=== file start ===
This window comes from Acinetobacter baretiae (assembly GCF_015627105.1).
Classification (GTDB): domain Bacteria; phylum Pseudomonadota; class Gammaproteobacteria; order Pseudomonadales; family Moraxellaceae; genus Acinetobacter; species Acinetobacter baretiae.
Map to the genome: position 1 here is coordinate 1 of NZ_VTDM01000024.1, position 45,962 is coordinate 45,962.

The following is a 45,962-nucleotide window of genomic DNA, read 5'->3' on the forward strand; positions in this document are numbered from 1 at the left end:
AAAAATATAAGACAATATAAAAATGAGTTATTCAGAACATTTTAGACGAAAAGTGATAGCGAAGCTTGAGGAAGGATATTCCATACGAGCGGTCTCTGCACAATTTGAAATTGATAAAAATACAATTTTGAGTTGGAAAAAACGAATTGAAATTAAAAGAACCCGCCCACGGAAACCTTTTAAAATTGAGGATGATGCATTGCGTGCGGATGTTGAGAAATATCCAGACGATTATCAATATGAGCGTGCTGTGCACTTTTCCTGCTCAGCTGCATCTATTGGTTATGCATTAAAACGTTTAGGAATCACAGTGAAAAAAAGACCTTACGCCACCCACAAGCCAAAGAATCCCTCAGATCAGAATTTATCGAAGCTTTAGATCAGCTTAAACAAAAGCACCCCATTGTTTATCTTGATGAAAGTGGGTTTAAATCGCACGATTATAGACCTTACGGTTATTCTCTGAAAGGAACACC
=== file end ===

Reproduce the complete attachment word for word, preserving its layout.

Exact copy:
This window comes from Acinetobacter baretiae (assembly GCF_015627105.1).
Classification (GTDB): domain Bacteria; phylum Pseudomonadota; class Gammaproteobacteria; order Pseudomonadales; family Moraxellaceae; genus Acinetobacter; species Acinetobacter baretiae.
Map to the genome: position 1 here is coordinate 1 of NZ_VTDM01000024.1, position 45,962 is coordinate 45,962.

The following is a 45,962-nucleotide window of genomic DNA, read 5'->3' on the forward strand; positions in this document are numbered from 1 at the left end:
AAAAATATAAGACAATATAAAAATGAGTTATTCAGAACATTTTAGACGAAAAGTGATAGCGAAGCTTGAGGAAGGATATTCCATACGAGCGGTCTCTGCACAATTTGAAATTGATAAAAATACAATTTTGAGTTGGAAAAAACGAATTGAAATTAAAAGAACCCGCCCACGGAAACCTTTTAAAATTGAGGATGATGCATTGCGTGCGGATGTTGAGAAATATCCAGACGATTATCAATATGAGCGTGCTGTGCACTTTTCCTGCTCAGCTGCATCTATTGGTTATGCATTAAAACGTTTAGGAATCACAGTGAAAAAAAGACCTTACGCCACCCACAAGCCAAAGAATCCCTCAGATCAGAATTTATCGAAGCTTTAGATCAGCTTAAACAAAAGCACCCCATTGTTTATCTTGATGAAAGTGGGTTTAAATCGCACGATTATAGACCTTACGGTTATTCTCTGAAAGGAACACC